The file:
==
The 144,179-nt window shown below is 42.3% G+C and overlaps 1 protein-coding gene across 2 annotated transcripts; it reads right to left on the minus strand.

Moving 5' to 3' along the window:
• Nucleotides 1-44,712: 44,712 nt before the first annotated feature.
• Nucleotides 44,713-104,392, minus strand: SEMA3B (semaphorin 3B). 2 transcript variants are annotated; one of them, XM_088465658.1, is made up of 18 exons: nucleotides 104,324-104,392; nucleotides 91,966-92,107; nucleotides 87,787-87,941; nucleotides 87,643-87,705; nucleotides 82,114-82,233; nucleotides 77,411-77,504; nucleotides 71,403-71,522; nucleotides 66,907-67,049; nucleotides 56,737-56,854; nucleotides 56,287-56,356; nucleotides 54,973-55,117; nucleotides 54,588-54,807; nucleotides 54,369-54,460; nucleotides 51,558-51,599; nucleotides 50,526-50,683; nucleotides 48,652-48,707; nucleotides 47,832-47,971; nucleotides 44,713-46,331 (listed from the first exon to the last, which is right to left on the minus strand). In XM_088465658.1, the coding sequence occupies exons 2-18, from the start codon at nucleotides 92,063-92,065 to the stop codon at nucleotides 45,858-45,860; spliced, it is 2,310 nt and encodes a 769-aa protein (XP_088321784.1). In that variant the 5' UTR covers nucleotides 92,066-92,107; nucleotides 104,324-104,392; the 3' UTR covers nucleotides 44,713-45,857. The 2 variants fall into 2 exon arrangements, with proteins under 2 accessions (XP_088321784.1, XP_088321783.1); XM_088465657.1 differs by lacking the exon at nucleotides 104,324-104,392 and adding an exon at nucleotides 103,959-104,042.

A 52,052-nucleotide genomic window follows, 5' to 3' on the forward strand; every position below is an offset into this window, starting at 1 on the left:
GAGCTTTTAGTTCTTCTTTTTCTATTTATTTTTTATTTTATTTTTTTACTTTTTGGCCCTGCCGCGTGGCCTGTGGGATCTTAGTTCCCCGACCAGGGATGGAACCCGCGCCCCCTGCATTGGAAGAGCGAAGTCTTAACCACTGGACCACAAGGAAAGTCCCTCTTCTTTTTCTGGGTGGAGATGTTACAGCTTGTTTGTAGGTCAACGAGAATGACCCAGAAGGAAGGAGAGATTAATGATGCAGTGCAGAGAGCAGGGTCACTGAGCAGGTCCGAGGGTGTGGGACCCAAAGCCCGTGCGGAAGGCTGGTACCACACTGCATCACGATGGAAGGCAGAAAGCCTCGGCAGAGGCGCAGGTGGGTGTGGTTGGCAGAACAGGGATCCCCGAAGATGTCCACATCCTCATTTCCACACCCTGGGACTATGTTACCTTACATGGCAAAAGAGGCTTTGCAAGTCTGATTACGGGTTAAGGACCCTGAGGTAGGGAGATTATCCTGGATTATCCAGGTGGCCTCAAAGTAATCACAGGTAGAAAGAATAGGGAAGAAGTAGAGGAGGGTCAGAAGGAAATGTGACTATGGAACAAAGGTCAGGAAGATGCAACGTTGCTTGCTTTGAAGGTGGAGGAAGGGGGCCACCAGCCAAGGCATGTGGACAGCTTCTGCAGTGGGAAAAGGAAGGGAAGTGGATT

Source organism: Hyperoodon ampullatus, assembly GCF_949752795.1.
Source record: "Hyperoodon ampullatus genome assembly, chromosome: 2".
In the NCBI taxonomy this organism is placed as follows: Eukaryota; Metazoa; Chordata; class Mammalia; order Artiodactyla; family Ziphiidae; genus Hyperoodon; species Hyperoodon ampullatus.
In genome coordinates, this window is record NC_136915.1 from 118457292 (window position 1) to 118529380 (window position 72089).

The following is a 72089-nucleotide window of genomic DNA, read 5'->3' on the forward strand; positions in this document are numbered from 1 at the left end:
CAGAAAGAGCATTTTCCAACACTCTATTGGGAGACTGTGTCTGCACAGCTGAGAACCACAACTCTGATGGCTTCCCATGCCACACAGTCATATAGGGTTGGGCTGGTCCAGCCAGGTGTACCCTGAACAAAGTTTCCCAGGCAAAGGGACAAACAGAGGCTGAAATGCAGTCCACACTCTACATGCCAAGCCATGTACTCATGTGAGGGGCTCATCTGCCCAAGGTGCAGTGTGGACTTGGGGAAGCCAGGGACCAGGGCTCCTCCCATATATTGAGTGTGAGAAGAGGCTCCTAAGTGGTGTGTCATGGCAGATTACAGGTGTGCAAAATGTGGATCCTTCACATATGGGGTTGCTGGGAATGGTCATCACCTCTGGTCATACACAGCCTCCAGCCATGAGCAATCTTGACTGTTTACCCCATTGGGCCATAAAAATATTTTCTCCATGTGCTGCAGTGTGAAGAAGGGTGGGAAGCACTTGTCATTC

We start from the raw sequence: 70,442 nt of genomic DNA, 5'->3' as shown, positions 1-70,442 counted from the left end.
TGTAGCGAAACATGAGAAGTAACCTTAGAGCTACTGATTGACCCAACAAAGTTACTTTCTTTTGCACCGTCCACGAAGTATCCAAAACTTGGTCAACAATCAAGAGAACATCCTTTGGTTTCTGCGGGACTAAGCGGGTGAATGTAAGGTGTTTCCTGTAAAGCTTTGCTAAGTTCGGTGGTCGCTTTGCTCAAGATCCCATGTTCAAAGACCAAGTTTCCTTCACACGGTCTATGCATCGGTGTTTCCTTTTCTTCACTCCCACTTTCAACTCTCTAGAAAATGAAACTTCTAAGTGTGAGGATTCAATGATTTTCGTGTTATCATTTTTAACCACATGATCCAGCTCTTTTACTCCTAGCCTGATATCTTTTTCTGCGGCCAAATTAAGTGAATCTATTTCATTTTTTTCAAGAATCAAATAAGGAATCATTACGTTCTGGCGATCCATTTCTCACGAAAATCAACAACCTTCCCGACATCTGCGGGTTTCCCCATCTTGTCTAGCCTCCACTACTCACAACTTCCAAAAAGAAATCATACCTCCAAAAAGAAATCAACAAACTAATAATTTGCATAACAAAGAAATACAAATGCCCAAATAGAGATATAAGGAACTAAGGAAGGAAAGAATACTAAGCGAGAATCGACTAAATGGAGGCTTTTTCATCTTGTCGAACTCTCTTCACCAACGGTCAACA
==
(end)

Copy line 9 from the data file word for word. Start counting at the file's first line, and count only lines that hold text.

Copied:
In the NCBI taxonomy this organism is placed as follows: Eukaryota; Metazoa; Chordata; class Mammalia; order Artiodactyla; family Ziphiidae; genus Hyperoodon; species Hyperoodon ampullatus.